So we are all invited to applaud the Royal Opera for applying some ideological paint stripper to the much loved legend of Pinocchio. The new ballet, opening on Friday, according to advance publicity, will eschew the sentimentality of the 1940 Walt Disney film - which formed most of our ideas about the little fellow with the long nose - and present something darker and closer to the spirit of the original adventures as they first appeared in an Italian newspaper in the 1880s.
It could be goodbye to Jiminy Cricket in his top hat, and hello to social realism about the life of impoverished Italian children in the 19th century.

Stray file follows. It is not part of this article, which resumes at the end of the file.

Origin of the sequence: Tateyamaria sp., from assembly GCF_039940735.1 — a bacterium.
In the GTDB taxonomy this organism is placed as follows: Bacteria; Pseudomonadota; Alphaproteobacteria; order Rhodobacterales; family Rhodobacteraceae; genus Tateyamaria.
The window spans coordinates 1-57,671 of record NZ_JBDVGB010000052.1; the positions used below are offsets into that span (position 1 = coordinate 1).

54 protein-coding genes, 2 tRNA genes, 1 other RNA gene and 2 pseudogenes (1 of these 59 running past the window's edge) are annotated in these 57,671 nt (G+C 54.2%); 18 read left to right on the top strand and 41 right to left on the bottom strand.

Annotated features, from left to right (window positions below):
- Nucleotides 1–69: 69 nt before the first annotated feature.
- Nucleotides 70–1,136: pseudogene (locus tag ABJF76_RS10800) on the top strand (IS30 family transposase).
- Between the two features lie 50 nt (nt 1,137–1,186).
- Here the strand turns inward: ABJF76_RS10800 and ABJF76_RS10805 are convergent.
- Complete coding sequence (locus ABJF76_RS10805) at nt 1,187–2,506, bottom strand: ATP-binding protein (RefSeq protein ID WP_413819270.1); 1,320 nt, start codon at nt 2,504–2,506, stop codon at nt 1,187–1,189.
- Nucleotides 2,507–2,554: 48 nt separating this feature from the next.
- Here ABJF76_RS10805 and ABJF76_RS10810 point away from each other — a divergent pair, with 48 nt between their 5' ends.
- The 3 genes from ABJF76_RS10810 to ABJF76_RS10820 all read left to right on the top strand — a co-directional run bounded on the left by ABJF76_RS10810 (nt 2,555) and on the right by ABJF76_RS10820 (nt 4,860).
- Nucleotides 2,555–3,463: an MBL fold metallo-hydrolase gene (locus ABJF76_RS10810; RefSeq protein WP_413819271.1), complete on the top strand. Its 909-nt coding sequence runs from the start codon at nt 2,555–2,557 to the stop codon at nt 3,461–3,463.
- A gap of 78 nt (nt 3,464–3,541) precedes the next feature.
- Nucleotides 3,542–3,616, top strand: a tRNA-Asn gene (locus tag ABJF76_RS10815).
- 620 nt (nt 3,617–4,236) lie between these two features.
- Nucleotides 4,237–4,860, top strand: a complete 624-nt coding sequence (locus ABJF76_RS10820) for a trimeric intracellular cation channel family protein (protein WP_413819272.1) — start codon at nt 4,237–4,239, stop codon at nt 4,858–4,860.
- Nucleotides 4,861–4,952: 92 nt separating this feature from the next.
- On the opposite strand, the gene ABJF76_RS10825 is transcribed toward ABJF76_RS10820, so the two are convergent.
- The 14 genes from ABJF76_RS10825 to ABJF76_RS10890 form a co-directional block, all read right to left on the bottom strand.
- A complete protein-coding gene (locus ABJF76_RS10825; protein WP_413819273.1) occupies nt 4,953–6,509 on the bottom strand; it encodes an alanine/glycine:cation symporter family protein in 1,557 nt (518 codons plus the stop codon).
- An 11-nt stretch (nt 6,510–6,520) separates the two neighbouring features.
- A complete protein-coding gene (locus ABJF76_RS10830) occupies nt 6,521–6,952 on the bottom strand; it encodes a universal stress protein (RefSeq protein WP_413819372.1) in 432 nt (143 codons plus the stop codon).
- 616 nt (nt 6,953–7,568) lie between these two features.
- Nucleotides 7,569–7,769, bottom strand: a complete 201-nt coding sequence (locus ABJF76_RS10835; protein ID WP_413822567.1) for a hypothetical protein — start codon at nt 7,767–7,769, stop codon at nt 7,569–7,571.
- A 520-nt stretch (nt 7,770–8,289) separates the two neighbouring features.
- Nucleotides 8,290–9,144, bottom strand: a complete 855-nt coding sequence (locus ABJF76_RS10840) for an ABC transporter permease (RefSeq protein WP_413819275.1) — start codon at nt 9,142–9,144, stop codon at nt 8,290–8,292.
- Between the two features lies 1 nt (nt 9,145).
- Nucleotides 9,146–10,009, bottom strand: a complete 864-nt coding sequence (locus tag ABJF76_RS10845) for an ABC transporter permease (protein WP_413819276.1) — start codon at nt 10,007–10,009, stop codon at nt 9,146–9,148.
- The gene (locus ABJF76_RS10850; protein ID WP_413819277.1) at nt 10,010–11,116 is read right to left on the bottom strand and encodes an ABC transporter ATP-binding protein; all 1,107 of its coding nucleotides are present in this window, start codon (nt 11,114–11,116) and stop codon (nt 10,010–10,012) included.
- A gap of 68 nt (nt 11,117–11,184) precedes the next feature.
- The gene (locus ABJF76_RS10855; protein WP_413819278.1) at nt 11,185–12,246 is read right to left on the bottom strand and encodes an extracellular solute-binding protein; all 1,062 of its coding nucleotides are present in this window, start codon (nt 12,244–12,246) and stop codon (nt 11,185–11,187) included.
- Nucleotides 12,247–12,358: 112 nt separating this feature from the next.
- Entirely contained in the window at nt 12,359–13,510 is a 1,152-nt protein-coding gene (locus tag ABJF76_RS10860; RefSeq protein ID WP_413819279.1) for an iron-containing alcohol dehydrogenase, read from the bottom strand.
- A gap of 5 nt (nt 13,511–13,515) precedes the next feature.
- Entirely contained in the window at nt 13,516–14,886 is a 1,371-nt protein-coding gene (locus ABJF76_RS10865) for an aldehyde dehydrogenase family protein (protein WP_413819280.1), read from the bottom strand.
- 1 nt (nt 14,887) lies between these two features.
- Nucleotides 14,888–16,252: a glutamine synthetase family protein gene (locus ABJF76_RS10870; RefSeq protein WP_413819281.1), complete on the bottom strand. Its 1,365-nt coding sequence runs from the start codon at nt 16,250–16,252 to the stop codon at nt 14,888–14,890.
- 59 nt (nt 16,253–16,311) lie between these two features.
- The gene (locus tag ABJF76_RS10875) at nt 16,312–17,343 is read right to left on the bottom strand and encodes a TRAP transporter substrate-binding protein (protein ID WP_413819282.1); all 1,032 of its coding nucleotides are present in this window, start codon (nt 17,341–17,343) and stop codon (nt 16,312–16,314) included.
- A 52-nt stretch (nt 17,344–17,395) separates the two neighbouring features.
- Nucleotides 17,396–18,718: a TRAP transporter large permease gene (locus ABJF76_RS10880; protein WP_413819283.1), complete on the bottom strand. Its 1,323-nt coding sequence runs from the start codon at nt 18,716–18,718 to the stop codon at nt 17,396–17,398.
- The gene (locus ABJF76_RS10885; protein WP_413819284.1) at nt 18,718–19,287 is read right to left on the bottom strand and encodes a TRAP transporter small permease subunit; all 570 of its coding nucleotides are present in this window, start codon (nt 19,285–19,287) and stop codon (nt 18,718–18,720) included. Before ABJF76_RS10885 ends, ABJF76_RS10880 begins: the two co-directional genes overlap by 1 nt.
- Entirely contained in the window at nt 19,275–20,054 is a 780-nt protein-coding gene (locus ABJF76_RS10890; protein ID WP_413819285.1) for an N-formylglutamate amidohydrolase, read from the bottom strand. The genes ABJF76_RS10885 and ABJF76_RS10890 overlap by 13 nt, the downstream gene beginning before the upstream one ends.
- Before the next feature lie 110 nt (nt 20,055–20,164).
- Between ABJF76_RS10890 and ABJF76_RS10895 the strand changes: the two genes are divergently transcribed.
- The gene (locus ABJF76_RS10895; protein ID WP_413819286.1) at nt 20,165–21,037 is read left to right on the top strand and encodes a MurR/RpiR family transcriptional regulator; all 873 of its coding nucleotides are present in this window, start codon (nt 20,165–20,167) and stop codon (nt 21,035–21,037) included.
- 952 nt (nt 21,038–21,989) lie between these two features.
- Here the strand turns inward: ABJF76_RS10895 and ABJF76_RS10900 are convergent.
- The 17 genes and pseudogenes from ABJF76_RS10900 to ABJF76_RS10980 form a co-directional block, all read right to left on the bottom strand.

Without casting doubt on the Royal Opera's intentions in its forthcoming production, it's worth asking what's wrong with saccharine sweet, heavily built-up legends? Most children - rightly - don't want to know that Santa Claus was a stern Orthodox bishop in Asia Minor who never climbed down a chimney in his life. In this strangely puritanical age, it is fashionable to dismiss anything not "original" as somehow illegitimate. So two cheers for the heretics who like their legends heavily refined, covered in sugar - and Disneyfied to boot. Like those overloaded cakes that go on sale at Christmas, they're comfort food for dark times - and quite harmless in small quantities.